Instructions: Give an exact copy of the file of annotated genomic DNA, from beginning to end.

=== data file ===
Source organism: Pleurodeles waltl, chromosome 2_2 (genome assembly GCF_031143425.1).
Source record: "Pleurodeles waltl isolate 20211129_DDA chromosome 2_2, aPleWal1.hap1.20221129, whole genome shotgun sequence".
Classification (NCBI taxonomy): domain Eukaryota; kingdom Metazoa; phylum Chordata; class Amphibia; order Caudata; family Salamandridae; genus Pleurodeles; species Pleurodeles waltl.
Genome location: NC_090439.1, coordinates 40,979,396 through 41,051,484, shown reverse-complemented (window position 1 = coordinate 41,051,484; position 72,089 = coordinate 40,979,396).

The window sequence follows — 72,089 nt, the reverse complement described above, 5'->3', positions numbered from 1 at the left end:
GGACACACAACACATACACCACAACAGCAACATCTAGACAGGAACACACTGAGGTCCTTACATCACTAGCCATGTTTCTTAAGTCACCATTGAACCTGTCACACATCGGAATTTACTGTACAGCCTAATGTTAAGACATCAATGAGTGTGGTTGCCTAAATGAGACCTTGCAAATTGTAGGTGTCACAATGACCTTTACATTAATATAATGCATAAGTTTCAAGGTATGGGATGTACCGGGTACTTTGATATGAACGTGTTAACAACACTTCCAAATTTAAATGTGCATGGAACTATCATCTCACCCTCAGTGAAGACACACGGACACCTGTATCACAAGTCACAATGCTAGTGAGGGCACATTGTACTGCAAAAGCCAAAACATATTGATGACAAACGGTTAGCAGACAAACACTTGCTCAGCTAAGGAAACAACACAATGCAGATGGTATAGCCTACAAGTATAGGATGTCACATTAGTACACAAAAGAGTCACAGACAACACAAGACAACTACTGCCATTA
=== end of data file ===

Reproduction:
Source organism: Pleurodeles waltl, chromosome 2_2 (genome assembly GCF_031143425.1).
Source record: "Pleurodeles waltl isolate 20211129_DDA chromosome 2_2, aPleWal1.hap1.20221129, whole genome shotgun sequence".
Classification (NCBI taxonomy): domain Eukaryota; kingdom Metazoa; phylum Chordata; class Amphibia; order Caudata; family Salamandridae; genus Pleurodeles; species Pleurodeles waltl.
Genome location: NC_090439.1, coordinates 40,979,396 through 41,051,484, shown reverse-complemented (window position 1 = coordinate 41,051,484; position 72,089 = coordinate 40,979,396).

The window sequence follows — 72,089 nt, the reverse complement described above, 5'->3', positions numbered from 1 at the left end:
GGACACACAACACATACACCACAACAGCAACATCTAGACAGGAACACACTGAGGTCCTTACATCACTAGCCATGTTTCTTAAGTCACCATTGAACCTGTCACACATCGGAATTTACTGTACAGCCTAATGTTAAGACATCAATGAGTGTGGTTGCCTAAATGAGACCTTGCAAATTGTAGGTGTCACAATGACCTTTACATTAATATAATGCATAAGTTTCAAGGTATGGGATGTACCGGGTACTTTGATATGAACGTGTTAACAACACTTCCAAATTTAAATGTGCATGGAACTATCATCTCACCCTCAGTGAAGACACACGGACACCTGTATCACAAGTCACAATGCTAGTGAGGGCACATTGTACTGCAAAAGCCAAAACATATTGATGACAAACGGTTAGCAGACAAACACTTGCTCAGCTAAGGAAACAACACAATGCAGATGGTATAGCCTACAAGTATAGGATGTCACATTAGTACACAAAAGAGTCACAGACAACACAAGACAACTACTGCCATTA